The Fund has become large and is still growing very rapidly. It is projected to reach 200 per cent of Norway's GDP around the year 2010. The huge cash flow into the Fund has posed an operational challenge, which I will return to later.

In 2006, the name of the fund was changed from the Government Petroleum Fund to the Government Pension Fund – Global. But the name change did not imply any operational changes and the return (the 4 per cent) continues to be a general support to the budget, not ear-marked for any specific purpose. This reflects that the Fund has no formal link to a liability side.

Let me turn to the management of the Fund. The Fund is formally owned by the Ministry of Finance, while operational management is delegated to Norges Bank. This arrangement is formalised through a management mandate given to the Bank by the Ministry. The Ministry submits an annual White Paper to the Norwegian parliament where the management of the Fund, both strategic allocations as well as active management, is reviewed . The Office of the Auditor General performs independent reviews of the management.

There is a clear division of responsibilities between the Ministry and the Bank. The owner decides on the long-term strategic allocation, represented by a benchmark portfolio, and this choice of strategic allocation for the Fund is the main determinant of the expected absolute return of the Fund.

The Bank's main responsibility is to maximise expected return relative to the benchmark – within risk limits formulated in the mandate. Hence, Norges Bank has a mandate to engage in active portfolio management in addition to providing a cost-effective conversion of incoming petroleum wealth into financial assets.

The Bank’s mandate has increasingly been adapted to the "future generations"-objective of the Fund with a stronger focus on tracking error as the sole risk limit. Some earlier restrictions on credit quality have been lifted, in light of the increased investment horizon of the Fund.

Important decisions are presented to the Norwegian parliament in a White Paper before decisions are implemented. A recent example of such a decision is a proposal to increase the share allocated to equities from 40 per cent to 60 per cent, again reflecting the transition to an endowment fund with a very long horizon.

Note that the absence of a formal liability side has an impact on how we go about constructing the strategic allocation. The fiscal guideline, that is how much of the Fund that should be used every year, is what most closely resembles liabilities. However, since the guideline is formulated as a percentage of the Fund itself, it yields little guidance to the risk characteristics of the allocation. Thus, the process of establishing a strategic allocation is still more similar to that of an endowment than to that of a pension fund – despite the recent change in the name of the Fund.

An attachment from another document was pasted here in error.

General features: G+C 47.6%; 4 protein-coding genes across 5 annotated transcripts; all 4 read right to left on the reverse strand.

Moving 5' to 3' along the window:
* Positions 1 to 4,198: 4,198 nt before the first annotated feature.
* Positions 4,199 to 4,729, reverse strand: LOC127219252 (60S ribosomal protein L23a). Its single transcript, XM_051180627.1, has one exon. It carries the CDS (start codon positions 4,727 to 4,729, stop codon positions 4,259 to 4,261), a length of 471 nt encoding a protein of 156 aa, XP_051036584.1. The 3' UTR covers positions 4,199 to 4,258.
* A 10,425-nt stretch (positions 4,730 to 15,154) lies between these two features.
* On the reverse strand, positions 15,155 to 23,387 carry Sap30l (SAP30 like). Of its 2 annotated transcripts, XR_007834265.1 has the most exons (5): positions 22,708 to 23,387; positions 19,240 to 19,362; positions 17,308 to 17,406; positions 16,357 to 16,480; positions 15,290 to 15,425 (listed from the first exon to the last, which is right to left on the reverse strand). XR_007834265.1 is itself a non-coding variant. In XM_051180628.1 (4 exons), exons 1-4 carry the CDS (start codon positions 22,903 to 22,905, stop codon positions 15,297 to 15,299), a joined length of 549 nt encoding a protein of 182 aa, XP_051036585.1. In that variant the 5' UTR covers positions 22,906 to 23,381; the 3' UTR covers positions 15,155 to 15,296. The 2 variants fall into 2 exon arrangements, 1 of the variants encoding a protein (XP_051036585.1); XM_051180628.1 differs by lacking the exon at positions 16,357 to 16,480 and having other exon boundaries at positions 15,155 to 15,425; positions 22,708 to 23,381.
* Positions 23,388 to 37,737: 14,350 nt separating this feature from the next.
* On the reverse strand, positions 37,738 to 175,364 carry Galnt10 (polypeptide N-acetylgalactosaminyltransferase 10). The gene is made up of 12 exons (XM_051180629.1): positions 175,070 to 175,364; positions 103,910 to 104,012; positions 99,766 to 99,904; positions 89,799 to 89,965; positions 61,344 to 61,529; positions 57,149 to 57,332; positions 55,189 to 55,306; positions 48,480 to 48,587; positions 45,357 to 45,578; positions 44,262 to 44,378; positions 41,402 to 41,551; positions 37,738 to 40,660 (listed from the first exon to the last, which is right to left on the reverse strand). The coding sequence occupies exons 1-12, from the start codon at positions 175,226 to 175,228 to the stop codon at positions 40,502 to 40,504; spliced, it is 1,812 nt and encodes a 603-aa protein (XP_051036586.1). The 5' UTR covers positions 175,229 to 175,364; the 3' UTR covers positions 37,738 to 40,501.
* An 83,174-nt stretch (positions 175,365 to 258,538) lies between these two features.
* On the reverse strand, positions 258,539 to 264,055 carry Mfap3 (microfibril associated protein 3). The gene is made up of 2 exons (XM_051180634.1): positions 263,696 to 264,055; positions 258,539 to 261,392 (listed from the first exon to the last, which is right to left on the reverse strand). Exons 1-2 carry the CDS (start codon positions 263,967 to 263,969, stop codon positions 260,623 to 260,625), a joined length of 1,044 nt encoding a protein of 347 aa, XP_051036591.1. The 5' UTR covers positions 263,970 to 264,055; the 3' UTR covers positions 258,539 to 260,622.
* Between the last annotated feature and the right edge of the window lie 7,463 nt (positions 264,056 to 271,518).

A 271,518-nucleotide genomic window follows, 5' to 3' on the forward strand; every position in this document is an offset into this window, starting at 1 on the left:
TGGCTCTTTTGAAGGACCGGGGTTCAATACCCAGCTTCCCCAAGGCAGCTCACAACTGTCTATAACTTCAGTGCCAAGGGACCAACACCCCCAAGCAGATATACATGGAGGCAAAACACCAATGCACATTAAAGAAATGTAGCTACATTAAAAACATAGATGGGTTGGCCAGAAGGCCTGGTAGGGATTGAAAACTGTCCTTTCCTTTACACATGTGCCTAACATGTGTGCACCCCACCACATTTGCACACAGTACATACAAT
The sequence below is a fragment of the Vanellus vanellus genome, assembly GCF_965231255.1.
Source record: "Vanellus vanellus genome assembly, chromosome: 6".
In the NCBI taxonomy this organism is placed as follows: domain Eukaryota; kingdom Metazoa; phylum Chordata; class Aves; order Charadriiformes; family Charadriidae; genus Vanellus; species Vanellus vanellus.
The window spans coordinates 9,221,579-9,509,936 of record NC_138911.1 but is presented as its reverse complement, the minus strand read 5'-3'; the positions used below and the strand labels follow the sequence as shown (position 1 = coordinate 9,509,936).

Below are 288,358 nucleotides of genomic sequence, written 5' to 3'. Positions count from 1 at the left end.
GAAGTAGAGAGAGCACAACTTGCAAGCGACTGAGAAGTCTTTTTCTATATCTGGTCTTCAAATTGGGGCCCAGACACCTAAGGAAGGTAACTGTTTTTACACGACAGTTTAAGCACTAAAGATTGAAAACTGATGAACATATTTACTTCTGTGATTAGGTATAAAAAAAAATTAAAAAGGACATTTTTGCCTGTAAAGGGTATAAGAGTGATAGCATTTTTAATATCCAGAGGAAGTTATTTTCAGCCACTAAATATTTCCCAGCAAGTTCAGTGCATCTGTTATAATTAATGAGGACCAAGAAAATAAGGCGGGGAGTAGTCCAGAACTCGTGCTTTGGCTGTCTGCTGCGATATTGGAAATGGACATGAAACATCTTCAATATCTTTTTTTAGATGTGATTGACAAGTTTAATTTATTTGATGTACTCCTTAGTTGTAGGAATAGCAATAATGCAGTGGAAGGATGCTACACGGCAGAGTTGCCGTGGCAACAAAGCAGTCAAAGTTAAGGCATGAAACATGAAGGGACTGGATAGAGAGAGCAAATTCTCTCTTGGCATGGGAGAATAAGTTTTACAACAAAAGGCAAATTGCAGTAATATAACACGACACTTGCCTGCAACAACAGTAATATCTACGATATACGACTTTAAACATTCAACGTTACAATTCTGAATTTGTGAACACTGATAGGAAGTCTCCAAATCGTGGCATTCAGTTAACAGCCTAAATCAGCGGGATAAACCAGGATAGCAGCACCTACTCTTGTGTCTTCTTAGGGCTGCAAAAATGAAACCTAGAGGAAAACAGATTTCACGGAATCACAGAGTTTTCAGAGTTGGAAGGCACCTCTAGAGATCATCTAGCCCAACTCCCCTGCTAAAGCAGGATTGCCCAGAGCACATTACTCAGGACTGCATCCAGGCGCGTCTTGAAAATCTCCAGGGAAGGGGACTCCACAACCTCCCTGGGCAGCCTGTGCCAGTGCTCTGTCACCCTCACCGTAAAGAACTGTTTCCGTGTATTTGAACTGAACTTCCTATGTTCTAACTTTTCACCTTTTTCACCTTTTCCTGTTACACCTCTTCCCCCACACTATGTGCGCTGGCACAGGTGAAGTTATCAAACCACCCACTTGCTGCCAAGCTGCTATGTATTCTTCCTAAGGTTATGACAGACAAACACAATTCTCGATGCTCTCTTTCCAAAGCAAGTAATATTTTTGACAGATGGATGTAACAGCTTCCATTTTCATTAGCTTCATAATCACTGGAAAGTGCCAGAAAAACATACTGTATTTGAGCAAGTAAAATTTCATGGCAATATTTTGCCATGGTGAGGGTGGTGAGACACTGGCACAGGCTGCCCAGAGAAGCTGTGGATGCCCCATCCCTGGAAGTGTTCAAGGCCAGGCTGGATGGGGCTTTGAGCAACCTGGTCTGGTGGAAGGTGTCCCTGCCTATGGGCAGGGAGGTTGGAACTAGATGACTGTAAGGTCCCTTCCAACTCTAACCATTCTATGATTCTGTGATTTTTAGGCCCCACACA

Let me move on to the management of the Fund within Norges Bank.

Norges Bank's contribution to the Fund's return has been positive. Total returns have fluctuated considerably since the Fund made its first investments in equity markets in 1998, while excess returns have been relatively stable.

As a financial investor, we have three main tasks. Invest incoming cash as efficiently as possible in capital markets (transition), stay invested in markets broadly in accordance with the strategy that is defined by the Ministry of Finance and endorsed by the Norwegian parliament (beta management) and finally to achieve a higher return where markets provide opportunities for this and where we have an advantage in terms of specialist skills (alpha management) by diverging from the benchmark portfolio.

With respect to the first task we are different from many investors. Simply maintaining the financial exposure is a demanding task with the size of our inflow. We have therefore dedicated substantial resources to this activity.

There are economies of scale in the beta function. We see commercial managers that are providers of beta-exposure that are up to 15 times the size of the Government Pension Fund. Yet we are able to perform these tasks more cost-efficiently in-house. Hence we believe we now are sufficiently large so as to harvest most of the benefits of scale.

Economies of scale are more elusive when it comes to active management. On the one hand the excess return potential is reduced because there will be a higher degree of market impact. On the other hand, size can be an advantage in obtaining access to information and in active positions where the objective is to reap the benefits of being a liquidity provider. The setting for the Government Pension Fund with its long investment horizon is well suited for such an objective.

All of the passive investment (enhanced indexing) is done internally both for equities and fixed income. On the active side however, we use a large number of external managers. The split differs between equities and fixed income. On the fixed income side, most of the active risk is taken internally while the opposite is the case for equities.